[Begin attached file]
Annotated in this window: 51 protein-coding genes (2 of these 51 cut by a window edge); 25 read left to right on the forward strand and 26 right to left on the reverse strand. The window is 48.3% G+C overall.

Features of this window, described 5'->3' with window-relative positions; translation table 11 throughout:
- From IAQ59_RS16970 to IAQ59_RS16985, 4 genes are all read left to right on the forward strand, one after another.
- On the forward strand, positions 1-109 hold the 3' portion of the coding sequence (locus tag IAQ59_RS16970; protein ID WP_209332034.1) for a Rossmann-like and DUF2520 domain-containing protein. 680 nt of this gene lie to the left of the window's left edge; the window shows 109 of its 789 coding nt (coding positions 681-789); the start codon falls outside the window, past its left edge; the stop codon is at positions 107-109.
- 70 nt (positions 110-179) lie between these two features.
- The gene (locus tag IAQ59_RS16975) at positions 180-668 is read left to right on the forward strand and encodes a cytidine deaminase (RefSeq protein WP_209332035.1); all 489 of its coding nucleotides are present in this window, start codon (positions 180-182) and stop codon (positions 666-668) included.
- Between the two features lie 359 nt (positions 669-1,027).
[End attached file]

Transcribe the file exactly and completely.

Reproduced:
Annotated in this window: 51 protein-coding genes (2 of these 51 cut by a window edge); 25 read left to right on the forward strand and 26 right to left on the reverse strand. The window is 48.3% G+C overall.

Features of this window, described 5'->3' with window-relative positions; translation table 11 throughout:
- From IAQ59_RS16970 to IAQ59_RS16985, 4 genes are all read left to right on the forward strand, one after another.
- On the forward strand, positions 1-109 hold the 3' portion of the coding sequence (locus tag IAQ59_RS16970; protein ID WP_209332034.1) for a Rossmann-like and DUF2520 domain-containing protein. 680 nt of this gene lie to the left of the window's left edge; the window shows 109 of its 789 coding nt (coding positions 681-789); the start codon falls outside the window, past its left edge; the stop codon is at positions 107-109.
- 70 nt (positions 110-179) lie between these two features.
- The gene (locus tag IAQ59_RS16975) at positions 180-668 is read left to right on the forward strand and encodes a cytidine deaminase (RefSeq protein WP_209332035.1); all 489 of its coding nucleotides are present in this window, start codon (positions 180-182) and stop codon (positions 666-668) included.
- Between the two features lie 359 nt (positions 669-1,027).